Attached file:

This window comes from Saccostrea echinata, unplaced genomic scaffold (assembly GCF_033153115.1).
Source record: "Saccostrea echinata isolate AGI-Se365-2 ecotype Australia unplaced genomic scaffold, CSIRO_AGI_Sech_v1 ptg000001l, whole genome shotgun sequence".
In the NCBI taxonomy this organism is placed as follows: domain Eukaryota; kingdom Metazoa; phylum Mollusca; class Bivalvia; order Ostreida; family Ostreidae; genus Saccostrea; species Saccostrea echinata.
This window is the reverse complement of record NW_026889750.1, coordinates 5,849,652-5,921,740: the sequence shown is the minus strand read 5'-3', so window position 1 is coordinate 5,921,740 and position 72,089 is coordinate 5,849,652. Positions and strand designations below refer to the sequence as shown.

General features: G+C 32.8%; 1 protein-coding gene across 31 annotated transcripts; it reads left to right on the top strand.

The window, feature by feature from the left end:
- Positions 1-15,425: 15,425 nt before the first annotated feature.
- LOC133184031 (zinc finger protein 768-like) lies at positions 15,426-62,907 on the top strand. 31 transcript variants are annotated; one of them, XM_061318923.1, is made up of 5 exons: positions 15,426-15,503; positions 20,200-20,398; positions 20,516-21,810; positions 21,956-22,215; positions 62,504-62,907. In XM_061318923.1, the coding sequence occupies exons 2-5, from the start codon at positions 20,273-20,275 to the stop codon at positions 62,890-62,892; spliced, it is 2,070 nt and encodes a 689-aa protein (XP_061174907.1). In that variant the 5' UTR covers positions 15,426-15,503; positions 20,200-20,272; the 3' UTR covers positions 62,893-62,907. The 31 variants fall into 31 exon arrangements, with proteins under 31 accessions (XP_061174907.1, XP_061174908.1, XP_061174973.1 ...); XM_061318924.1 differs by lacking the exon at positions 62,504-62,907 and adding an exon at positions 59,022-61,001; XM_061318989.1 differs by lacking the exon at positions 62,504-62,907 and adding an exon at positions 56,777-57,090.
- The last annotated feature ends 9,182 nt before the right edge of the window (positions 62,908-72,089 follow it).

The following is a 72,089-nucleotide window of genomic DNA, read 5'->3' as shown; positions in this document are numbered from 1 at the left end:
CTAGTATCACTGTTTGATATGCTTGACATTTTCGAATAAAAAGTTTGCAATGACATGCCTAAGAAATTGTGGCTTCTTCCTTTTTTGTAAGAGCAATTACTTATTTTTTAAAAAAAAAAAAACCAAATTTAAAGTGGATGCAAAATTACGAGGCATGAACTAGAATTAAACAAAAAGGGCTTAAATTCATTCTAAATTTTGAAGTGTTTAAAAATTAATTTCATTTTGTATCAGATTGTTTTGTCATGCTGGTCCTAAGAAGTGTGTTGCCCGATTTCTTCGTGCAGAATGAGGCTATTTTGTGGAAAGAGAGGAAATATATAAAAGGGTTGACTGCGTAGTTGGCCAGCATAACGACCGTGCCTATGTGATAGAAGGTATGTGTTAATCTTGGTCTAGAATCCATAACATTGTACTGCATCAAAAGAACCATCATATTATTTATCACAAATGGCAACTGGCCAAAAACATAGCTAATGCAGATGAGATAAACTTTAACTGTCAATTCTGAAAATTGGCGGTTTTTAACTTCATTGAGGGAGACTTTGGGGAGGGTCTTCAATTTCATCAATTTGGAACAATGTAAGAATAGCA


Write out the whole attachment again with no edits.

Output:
This window comes from Saccostrea echinata, unplaced genomic scaffold (assembly GCF_033153115.1).
Source record: "Saccostrea echinata isolate AGI-Se365-2 ecotype Australia unplaced genomic scaffold, CSIRO_AGI_Sech_v1 ptg000001l, whole genome shotgun sequence".
In the NCBI taxonomy this organism is placed as follows: domain Eukaryota; kingdom Metazoa; phylum Mollusca; class Bivalvia; order Ostreida; family Ostreidae; genus Saccostrea; species Saccostrea echinata.
This window is the reverse complement of record NW_026889750.1, coordinates 5,849,652-5,921,740: the sequence shown is the minus strand read 5'-3', so window position 1 is coordinate 5,921,740 and position 72,089 is coordinate 5,849,652. Positions and strand designations below refer to the sequence as shown.

General features: G+C 32.8%; 1 protein-coding gene across 31 annotated transcripts; it reads left to right on the top strand.

The window, feature by feature from the left end:
- Positions 1-15,425: 15,425 nt before the first annotated feature.
- LOC133184031 (zinc finger protein 768-like) lies at positions 15,426-62,907 on the top strand. 31 transcript variants are annotated; one of them, XM_061318923.1, is made up of 5 exons: positions 15,426-15,503; positions 20,200-20,398; positions 20,516-21,810; positions 21,956-22,215; positions 62,504-62,907. In XM_061318923.1, the coding sequence occupies exons 2-5, from the start codon at positions 20,273-20,275 to the stop codon at positions 62,890-62,892; spliced, it is 2,070 nt and encodes a 689-aa protein (XP_061174907.1). In that variant the 5' UTR covers positions 15,426-15,503; positions 20,200-20,272; the 3' UTR covers positions 62,893-62,907. The 31 variants fall into 31 exon arrangements, with proteins under 31 accessions (XP_061174907.1, XP_061174908.1, XP_061174973.1 ...); XM_061318924.1 differs by lacking the exon at positions 62,504-62,907 and adding an exon at positions 59,022-61,001; XM_061318989.1 differs by lacking the exon at positions 62,504-62,907 and adding an exon at positions 56,777-57,090.
- The last annotated feature ends 9,182 nt before the right edge of the window (positions 62,908-72,089 follow it).

The following is a 72,089-nucleotide window of genomic DNA, read 5'->3' as shown; positions in this document are numbered from 1 at the left end:
CTAGTATCACTGTTTGATATGCTTGACATTTTCGAATAAAAAGTTTGCAATGACATGCCTAAGAAATTGTGGCTTCTTCCTTTTTTGTAAGAGCAATTACTTATTTTTTAAAAAAAAAAAAACCAAATTTAAAGTGGATGCAAAATTACGAGGCATGAACTAGAATTAAACAAAAAGGGCTTAAATTCATTCTAAATTTTGAAGTGTTTAAAAATTAATTTCATTTTGTATCAGATTGTTTTGTCATGCTGGTCCTAAGAAGTGTGTTGCCCGATTTCTTCGTGCAGAATGAGGCTATTTTGTGGAAAGAGAGGAAATATATAAAAGGGTTGACTGCGTAGTTGGCCAGCATAACGACCGTGCCTATGTGATAGAAGGTATGTGTTAATCTTGGTCTAGAATCCATAACATTGTACTGCATCAAAAGAACCATCATATTATTTATCACAAATGGCAACTGGCCAAAAACATAGCTAATGCAGATGAGATAAACTTTAACTGTCAATTCTGAAAATTGGCGGTTTTTAACTTCATTGAGGGAGACTTTGGGGAGGGTCTTCAATTTCATCAATTTGGAACAATGTAAGAATAGCA